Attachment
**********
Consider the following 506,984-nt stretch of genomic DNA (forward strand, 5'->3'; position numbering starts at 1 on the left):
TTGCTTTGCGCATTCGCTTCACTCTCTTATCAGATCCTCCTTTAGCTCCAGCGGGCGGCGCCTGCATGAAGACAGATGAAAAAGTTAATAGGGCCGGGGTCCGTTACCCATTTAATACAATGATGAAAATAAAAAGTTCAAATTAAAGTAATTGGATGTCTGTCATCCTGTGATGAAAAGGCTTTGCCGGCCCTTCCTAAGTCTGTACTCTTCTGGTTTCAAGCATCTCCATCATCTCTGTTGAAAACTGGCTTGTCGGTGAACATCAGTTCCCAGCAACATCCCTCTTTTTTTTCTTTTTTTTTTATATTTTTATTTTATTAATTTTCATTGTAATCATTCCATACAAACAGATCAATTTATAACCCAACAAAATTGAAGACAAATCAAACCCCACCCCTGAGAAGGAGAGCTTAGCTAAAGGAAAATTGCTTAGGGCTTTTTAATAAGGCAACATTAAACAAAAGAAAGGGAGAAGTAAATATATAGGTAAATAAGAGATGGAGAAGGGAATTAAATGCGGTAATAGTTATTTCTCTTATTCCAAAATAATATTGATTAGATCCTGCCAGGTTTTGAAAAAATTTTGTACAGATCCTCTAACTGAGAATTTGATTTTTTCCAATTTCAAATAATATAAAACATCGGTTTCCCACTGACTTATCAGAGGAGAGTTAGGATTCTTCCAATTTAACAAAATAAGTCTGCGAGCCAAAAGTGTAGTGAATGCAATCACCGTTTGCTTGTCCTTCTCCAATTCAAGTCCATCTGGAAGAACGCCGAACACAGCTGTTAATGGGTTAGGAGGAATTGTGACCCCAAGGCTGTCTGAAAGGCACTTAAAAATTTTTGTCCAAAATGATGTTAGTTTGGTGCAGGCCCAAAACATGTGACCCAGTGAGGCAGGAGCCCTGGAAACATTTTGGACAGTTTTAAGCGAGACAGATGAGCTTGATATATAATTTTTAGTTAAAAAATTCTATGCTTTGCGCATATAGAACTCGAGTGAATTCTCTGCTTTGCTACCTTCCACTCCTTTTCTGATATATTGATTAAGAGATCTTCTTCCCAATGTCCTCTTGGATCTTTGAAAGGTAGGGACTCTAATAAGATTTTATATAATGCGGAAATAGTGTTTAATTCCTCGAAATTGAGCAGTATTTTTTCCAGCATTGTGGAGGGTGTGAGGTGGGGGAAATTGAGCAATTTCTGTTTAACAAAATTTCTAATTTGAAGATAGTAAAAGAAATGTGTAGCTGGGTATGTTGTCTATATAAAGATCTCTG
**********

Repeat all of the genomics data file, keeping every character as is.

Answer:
Consider the following 506,984-nt stretch of genomic DNA (forward strand, 5'->3'; position numbering starts at 1 on the left):
TTGCTTTGCGCATTCGCTTCACTCTCTTATCAGATCCTCCTTTAGCTCCAGCGGGCGGCGCCTGCATGAAGACAGATGAAAAAGTTAATAGGGCCGGGGTCCGTTACCCATTTAATACAATGATGAAAATAAAAAGTTCAAATTAAAGTAATTGGATGTCTGTCATCCTGTGATGAAAAGGCTTTGCCGGCCCTTCCTAAGTCTGTACTCTTCTGGTTTCAAGCATCTCCATCATCTCTGTTGAAAACTGGCTTGTCGGTGAACATCAGTTCCCAGCAACATCCCTCTTTTTTTTCTTTTTTTTTTATATTTTTATTTTATTAATTTTCATTGTAATCATTCCATACAAACAGATCAATTTATAACCCAACAAAATTGAAGACAAATCAAACCCCACCCCTGAGAAGGAGAGCTTAGCTAAAGGAAAATTGCTTAGGGCTTTTTAATAAGGCAACATTAAACAAAAGAAAGGGAGAAGTAAATATATAGGTAAATAAGAGATGGAGAAGGGAATTAAATGCGGTAATAGTTATTTCTCTTATTCCAAAATAATATTGATTAGATCCTGCCAGGTTTTGAAAAAATTTTGTACAGATCCTCTAACTGAGAATTTGATTTTTTCCAATTTCAAATAATATAAAACATCGGTTTCCCACTGACTTATCAGAGGAGAGTTAGGATTCTTCCAATTTAACAAAATAAGTCTGCGAGCCAAAAGTGTAGTGAATGCAATCACCGTTTGCTTGTCCTTCTCCAATTCAAGTCCATCTGGAAGAACGCCGAACACAGCTGTTAATGGGTTAGGAGGAATTGTGACCCCAAGGCTGTCTGAAAGGCACTTAAAAATTTTTGTCCAAAATGATGTTAGTTTGGTGCAGGCCCAAAACATGTGACCCAGTGAGGCAGGAGCCCTGGAAACATTTTGGACAGTTTTAAGCGAGACAGATGAGCTTGATATATAATTTTTAGTTAAAAAATTCTATGCTTTGCGCATATAGAACTCGAGTGAATTCTCTGCTTTGCTACCTTCCACTCCTTTTCTGATATATTGATTAAGAGATCTTCTTCCCAATGTCCTCTTGGATCTTTGAAAGGTAGGGACTCTAATAAGATTTTATATAATGCGGAAATAGTGTTTAATTCCTCGAAATTGAGCAGTATTTTTTCCAGCATTGTGGAGGGTGTGAGGTGGGGGAAATTGAGCAATTTCTGTTTAACAAAATTTCTAATTTGAAGATAGTAAAAGAAATGTGTAGCTGGGTATGTTGTCTATATAAAGATCTCTG